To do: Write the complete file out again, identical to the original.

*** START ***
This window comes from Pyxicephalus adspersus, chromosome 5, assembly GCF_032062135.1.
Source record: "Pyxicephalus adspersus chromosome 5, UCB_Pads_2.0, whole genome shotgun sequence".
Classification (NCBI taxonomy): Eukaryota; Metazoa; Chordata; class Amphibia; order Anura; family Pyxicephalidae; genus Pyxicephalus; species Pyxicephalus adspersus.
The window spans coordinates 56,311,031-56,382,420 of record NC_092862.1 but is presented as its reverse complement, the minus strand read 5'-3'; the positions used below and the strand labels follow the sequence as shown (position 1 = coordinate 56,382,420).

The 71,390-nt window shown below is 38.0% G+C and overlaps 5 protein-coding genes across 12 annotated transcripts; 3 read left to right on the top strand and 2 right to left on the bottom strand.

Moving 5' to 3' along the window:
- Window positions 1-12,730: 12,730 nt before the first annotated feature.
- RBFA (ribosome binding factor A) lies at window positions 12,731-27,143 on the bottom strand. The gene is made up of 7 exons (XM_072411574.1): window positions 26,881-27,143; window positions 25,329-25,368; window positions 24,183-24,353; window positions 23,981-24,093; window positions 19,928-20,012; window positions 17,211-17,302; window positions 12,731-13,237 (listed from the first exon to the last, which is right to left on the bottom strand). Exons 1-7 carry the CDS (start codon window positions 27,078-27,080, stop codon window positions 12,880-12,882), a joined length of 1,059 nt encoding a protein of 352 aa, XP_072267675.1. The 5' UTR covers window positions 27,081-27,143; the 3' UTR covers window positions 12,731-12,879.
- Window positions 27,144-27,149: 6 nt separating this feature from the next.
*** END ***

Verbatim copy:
This window comes from Pyxicephalus adspersus, chromosome 5, assembly GCF_032062135.1.
Source record: "Pyxicephalus adspersus chromosome 5, UCB_Pads_2.0, whole genome shotgun sequence".
Classification (NCBI taxonomy): Eukaryota; Metazoa; Chordata; class Amphibia; order Anura; family Pyxicephalidae; genus Pyxicephalus; species Pyxicephalus adspersus.
The window spans coordinates 56,311,031-56,382,420 of record NC_092862.1 but is presented as its reverse complement, the minus strand read 5'-3'; the positions used below and the strand labels follow the sequence as shown (position 1 = coordinate 56,382,420).

The 71,390-nt window shown below is 38.0% G+C and overlaps 5 protein-coding genes across 12 annotated transcripts; 3 read left to right on the top strand and 2 right to left on the bottom strand.

Moving 5' to 3' along the window:
- Window positions 1-12,730: 12,730 nt before the first annotated feature.
- RBFA (ribosome binding factor A) lies at window positions 12,731-27,143 on the bottom strand. The gene is made up of 7 exons (XM_072411574.1): window positions 26,881-27,143; window positions 25,329-25,368; window positions 24,183-24,353; window positions 23,981-24,093; window positions 19,928-20,012; window positions 17,211-17,302; window positions 12,731-13,237 (listed from the first exon to the last, which is right to left on the bottom strand). Exons 1-7 carry the CDS (start codon window positions 27,078-27,080, stop codon window positions 12,880-12,882), a joined length of 1,059 nt encoding a protein of 352 aa, XP_072267675.1. The 5' UTR covers window positions 27,081-27,143; the 3' UTR covers window positions 12,731-12,879.
- Window positions 27,144-27,149: 6 nt separating this feature from the next.